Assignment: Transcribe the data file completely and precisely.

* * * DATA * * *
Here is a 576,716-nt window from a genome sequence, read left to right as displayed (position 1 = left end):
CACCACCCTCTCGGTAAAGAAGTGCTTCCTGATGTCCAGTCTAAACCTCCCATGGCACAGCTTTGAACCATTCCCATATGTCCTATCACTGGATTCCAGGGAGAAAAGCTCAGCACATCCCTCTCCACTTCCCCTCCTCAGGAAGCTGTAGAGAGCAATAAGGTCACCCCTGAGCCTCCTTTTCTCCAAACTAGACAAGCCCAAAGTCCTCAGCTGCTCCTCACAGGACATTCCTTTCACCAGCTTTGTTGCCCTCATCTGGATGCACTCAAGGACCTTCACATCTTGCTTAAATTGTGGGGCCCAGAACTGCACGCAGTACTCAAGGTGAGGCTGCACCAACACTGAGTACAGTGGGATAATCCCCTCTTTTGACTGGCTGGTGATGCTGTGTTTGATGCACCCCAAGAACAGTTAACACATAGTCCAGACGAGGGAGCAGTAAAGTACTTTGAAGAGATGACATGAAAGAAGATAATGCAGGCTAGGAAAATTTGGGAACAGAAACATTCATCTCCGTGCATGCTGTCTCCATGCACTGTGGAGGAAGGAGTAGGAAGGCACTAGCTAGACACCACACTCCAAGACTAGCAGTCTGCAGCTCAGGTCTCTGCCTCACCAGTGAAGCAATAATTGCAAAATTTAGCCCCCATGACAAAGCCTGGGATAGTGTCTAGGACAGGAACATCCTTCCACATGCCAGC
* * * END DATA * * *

Here is a 576,716-nt window from a genome sequence, read left to right as displayed (position 1 = left end):
CACCACCCTCTCGGTAAAGAAGTGCTTCCTGATGTCCAGTCTAAACCTCCCATGGCACAGCTTTGAACCATTCCCATATGTCCTATCACTGGATTCCAGGGAGAAAAGCTCAGCACATCCCTCTCCACTTCCCCTCCTCAGGAAGCTGTAGAGAGCAATAAGGTCACCCCTGAGCCTCCTTTTCTCCAAACTAGACAAGCCCAAAGTCCTCAGCTGCTCCTCACAGGACATTCCTTTCACCAGCTTTGTTGCCCTCATCTGGATGCACTCAAGGACCTTCACATCTTGCTTAAATTGTGGGGCCCAGAACTGCACGCAGTACTCAAGGTGAGGCTGCACCAACACTGAGTACAGTGGGATAATCCCCTCTTTTGACTGGCTGGTGATGCTGTGTTTGATGCACCCCAAGAACAGTTAACACATAGTCCAGACGAGGGAGCAGTAAAGTACTTTGAAGAGATGACATGAAAGAAGATAATGCAGGCTAGGAAAATTTGGGAACAGAAACATTCATCTCCGTGCATGCTGTCTCCATGCACTGTGGAGGAAGGAGTAGGAAGGCACTAGCTAGACACCACACTCCAAGACTAGCAGTCTGCAGCTCAGGTCTCTGCCTCACCAGTGAAGCAATAATTGCAAAATTTAGCCCCCATGACAAAGCCTGGGATAGTGTCTAGGACAGGAACATCCTTCCACATGCCAGC